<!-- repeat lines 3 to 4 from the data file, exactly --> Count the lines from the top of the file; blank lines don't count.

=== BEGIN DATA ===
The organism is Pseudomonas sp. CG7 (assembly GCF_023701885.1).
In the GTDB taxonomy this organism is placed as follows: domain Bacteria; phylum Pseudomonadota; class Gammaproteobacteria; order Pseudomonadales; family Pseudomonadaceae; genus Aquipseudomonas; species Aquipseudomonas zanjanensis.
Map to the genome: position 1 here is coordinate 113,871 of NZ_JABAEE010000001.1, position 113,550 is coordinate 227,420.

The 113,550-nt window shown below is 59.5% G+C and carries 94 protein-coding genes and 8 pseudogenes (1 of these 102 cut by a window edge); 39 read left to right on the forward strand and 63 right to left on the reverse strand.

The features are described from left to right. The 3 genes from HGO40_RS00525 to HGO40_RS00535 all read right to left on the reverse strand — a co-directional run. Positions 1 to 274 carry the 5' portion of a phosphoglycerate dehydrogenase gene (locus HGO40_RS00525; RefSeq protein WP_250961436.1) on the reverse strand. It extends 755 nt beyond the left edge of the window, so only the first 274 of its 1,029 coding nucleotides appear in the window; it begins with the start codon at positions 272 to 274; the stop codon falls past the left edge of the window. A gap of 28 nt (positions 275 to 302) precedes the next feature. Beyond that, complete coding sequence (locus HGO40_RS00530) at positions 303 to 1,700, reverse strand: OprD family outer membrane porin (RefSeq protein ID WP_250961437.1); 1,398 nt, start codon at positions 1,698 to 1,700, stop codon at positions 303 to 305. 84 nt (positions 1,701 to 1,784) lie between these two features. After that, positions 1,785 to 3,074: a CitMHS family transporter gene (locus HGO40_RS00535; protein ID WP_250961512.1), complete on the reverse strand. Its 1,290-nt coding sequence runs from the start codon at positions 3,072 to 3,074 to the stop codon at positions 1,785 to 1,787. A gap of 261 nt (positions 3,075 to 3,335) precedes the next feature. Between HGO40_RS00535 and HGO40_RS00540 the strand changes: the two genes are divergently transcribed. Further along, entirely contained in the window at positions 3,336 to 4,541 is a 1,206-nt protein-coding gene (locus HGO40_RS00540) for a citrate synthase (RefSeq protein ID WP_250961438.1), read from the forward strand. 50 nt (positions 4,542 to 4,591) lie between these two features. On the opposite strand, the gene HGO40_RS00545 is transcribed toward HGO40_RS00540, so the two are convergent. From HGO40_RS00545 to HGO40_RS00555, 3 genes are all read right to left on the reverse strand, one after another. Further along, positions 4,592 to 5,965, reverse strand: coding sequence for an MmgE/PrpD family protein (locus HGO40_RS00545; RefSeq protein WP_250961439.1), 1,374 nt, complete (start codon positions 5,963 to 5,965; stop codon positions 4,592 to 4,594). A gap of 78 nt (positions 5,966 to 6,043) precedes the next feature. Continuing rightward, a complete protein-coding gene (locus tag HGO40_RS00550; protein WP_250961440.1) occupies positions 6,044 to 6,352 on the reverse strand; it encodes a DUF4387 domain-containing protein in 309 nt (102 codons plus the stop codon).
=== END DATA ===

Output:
Map to the genome: position 1 here is coordinate 113,871 of NZ_JABAEE010000001.1, position 113,550 is coordinate 227,420.

The 113,550-nt window shown below is 59.5% G+C and carries 94 protein-coding genes and 8 pseudogenes (1 of these 102 cut by a window edge); 39 read left to right on the forward strand and 63 right to left on the reverse strand.